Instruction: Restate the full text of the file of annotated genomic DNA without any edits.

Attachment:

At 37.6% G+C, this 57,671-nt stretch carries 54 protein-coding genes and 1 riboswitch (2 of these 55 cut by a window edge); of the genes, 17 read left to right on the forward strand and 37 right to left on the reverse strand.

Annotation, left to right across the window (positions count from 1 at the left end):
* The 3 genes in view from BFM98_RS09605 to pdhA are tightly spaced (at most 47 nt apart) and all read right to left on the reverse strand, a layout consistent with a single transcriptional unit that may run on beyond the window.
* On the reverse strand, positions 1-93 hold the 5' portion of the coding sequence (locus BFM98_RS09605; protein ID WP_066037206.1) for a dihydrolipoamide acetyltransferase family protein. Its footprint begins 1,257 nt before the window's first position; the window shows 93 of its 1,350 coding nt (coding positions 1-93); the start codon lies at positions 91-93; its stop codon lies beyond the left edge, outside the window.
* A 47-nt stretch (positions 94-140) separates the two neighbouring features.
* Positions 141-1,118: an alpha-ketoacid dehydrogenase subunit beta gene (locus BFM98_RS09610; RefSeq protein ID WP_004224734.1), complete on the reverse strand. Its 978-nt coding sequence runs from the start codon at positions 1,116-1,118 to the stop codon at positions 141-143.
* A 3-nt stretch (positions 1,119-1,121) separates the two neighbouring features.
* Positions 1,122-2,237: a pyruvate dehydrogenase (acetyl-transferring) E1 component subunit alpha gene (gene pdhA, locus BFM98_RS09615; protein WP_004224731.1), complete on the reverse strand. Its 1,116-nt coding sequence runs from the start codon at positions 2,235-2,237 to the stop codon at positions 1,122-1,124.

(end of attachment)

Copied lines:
At 37.6% G+C, this 57,671-nt stretch carries 54 protein-coding genes and 1 riboswitch (2 of these 55 cut by a window edge); of the genes, 17 read left to right on the forward strand and 37 right to left on the reverse strand.

Annotation, left to right across the window (positions count from 1 at the left end):
* The 3 genes in view from BFM98_RS09605 to pdhA are tightly spaced (at most 47 nt apart) and all read right to left on the reverse strand, a layout consistent with a single transcriptional unit that may run on beyond the window.
* On the reverse strand, positions 1-93 hold the 5' portion of the coding sequence (locus BFM98_RS09605; protein ID WP_066037206.1) for a dihydrolipoamide acetyltransferase family protein. Its footprint begins 1,257 nt before the window's first position; the window shows 93 of its 1,350 coding nt (coding positions 1-93); the start codon lies at positions 91-93; its stop codon lies beyond the left edge, outside the window.
* A 47-nt stretch (positions 94-140) separates the two neighbouring features.
* Positions 141-1,118: an alpha-ketoacid dehydrogenase subunit beta gene (locus BFM98_RS09610; RefSeq protein ID WP_004224734.1), complete on the reverse strand. Its 978-nt coding sequence runs from the start codon at positions 1,116-1,118 to the stop codon at positions 141-143.
* A 3-nt stretch (positions 1,119-1,121) separates the two neighbouring features.
* Positions 1,122-2,237: a pyruvate dehydrogenase (acetyl-transferring) E1 component subunit alpha gene (gene pdhA, locus BFM98_RS09615; protein WP_004224731.1), complete on the reverse strand. Its 1,116-nt coding sequence runs from the start codon at positions 2,235-2,237 to the stop codon at positions 1,122-1,124.